2023: These new pieces will get premieres of one sort or another throughout this year, and then they’ll be available for free on this website. If you want a preview, you can find links to all the pieces in the Brass section on the Solo/Duo Works page.
2022: Last year saw another step forward in a piece I’ve been developing in collaboration with writer James Fagan Tait and tenor/hurdy-gurdist Bud Roach. Fin’amor (songs from a former criminal) is a queer modern take on the medieval troubadour tradition, telling stories of the half-century of societal change since Canada’s Bill C-150 decriminalised (for the most part) homosexual acts. It’s been super fun to write these songs with Jimmy and Bud, and to check “hurdy-gurdy” off my compositional bucket list. There’s even a bit of disco! Last summer, with support from Pacific Opera Victoria, we workshopped the songs-thus-far together and presented a work-in-progress evening for a fantastically engaged audience at POV’s Baumann Centre in Victoria, British Columbia.
2023: We got so much great feedback from the POV audience—inspiring discussion and lots of impressions and ideas—that we realised there was a lot more potential for this piece and more stories to tell. Jimmy, Bud and I are part of the first generation to grow up since C-150, and with so many of our generation lost to AIDS, we are the story-keepers. So this year, we’re expanding the original set into a Fringe-length show, with more songs and a visual component. I keep sending Bud new material, and we’ll be workshopping the larger show this summer in Vancouver. I can’t wait!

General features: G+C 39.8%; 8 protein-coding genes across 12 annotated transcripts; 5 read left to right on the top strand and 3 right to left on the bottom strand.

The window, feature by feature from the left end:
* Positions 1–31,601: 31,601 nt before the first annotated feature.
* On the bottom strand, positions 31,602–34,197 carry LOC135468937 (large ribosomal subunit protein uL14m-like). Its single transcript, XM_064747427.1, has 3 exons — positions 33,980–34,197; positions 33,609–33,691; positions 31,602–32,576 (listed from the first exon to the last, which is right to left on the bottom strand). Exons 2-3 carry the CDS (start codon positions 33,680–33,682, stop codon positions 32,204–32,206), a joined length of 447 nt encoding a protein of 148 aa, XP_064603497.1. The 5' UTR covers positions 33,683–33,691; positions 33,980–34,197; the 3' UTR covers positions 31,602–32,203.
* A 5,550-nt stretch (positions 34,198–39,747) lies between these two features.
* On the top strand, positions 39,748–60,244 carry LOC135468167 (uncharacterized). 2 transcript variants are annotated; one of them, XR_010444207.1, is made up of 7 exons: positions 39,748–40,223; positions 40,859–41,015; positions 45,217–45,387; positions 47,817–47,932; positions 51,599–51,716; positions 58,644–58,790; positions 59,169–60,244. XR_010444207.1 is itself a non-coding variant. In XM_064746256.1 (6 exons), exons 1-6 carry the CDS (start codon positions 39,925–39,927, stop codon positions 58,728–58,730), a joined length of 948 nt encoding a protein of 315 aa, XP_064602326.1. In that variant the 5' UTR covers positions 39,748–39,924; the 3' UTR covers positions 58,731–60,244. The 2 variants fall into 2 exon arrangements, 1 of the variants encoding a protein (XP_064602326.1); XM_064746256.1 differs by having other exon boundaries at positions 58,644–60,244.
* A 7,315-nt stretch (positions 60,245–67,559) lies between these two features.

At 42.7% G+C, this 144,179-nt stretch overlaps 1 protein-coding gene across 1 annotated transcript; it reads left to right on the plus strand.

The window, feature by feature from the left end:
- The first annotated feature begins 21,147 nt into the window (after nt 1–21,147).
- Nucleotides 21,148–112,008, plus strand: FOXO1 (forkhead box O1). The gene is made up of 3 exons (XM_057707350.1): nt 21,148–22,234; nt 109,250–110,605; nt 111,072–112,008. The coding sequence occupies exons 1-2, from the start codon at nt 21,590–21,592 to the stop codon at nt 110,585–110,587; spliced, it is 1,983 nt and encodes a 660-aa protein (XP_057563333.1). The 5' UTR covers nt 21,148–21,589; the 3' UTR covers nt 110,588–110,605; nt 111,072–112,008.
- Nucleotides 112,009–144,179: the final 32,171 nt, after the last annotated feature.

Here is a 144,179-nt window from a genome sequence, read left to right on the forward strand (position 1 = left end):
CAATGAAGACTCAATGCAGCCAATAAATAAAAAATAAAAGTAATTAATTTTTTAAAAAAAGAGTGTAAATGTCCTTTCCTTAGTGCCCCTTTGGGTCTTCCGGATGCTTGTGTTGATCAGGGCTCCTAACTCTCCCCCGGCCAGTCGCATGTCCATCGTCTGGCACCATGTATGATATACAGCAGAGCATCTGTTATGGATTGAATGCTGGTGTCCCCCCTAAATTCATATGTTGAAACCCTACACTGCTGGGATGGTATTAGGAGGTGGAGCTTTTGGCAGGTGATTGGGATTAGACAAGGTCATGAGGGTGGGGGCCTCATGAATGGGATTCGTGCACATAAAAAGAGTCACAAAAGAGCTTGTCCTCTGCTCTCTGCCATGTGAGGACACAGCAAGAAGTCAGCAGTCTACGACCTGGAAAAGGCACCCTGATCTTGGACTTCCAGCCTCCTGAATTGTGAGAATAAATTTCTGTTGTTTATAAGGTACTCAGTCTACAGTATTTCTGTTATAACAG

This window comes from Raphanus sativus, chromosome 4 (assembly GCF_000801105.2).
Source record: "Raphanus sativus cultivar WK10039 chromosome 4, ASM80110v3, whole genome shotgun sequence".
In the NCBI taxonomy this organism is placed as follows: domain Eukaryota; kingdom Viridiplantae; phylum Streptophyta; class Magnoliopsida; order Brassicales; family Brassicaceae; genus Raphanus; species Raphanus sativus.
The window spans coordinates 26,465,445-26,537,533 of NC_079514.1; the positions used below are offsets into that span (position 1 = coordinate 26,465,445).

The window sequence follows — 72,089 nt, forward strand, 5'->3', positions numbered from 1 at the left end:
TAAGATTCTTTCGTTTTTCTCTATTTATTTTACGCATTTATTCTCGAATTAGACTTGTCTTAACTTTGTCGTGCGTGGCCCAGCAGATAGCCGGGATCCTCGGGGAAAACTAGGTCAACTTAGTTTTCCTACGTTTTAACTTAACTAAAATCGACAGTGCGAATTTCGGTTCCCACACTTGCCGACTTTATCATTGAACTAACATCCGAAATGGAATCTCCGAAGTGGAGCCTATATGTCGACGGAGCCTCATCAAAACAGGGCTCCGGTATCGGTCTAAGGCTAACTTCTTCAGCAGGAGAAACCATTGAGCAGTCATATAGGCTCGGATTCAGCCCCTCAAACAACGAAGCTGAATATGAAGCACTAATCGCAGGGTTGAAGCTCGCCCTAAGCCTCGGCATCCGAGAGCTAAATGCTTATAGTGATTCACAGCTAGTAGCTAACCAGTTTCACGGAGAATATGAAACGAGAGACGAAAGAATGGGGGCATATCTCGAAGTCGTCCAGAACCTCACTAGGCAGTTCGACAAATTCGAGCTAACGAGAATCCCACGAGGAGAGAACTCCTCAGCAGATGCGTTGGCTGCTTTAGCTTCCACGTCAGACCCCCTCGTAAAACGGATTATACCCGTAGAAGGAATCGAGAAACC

2022: As part of winning the National Association of Teachers of Singing 2021 Art Song Composition Award for Everything Already Lost (poetry by Jan Zwicky), but thanks once again to the pandemic, NATS waited until 2022 to present it at its National Conference in Chicago, where I got to work with the marvelous Michael Preacely and Valerie Trujillo who gave the piece a gorgeous US premiere. Huge thanks to Michael and Valerie for embracing this piece!
Then, last fall, also as part of the NATS prize, Everything Already Lost was presented by the fearless and ever-adventurous Cincinnati Song Initiative, performed by the work’s commissioners, Tyler Duncan and Erika Switzer. I had the great good fortune to be able to be there in Cincinnati for the concert (with a stop in Cleveland along the way to visit old friends and old haunts from my Cleveland Institute of Music days). Thanks to Sam Martin and the whole CSI team for doing great things for art song! Check them out!
2023: It was a joy to write for Tyler and Erika, and to work with the words of poet Jan Zwicky. I’m so proud of this piece we created together! And excited that Tyler and Erika have recorded it for their next CD, an album of art song by Canadian composers. It will be out this year (maybe spring?) so watch for it![/caption]
I think a year from now, 2023’s ‘highlights’ list is going to look a lot like 2022’s! And as always, I am grateful that every project brings the opportunity to create with a lot of wonderful talented people. Onward!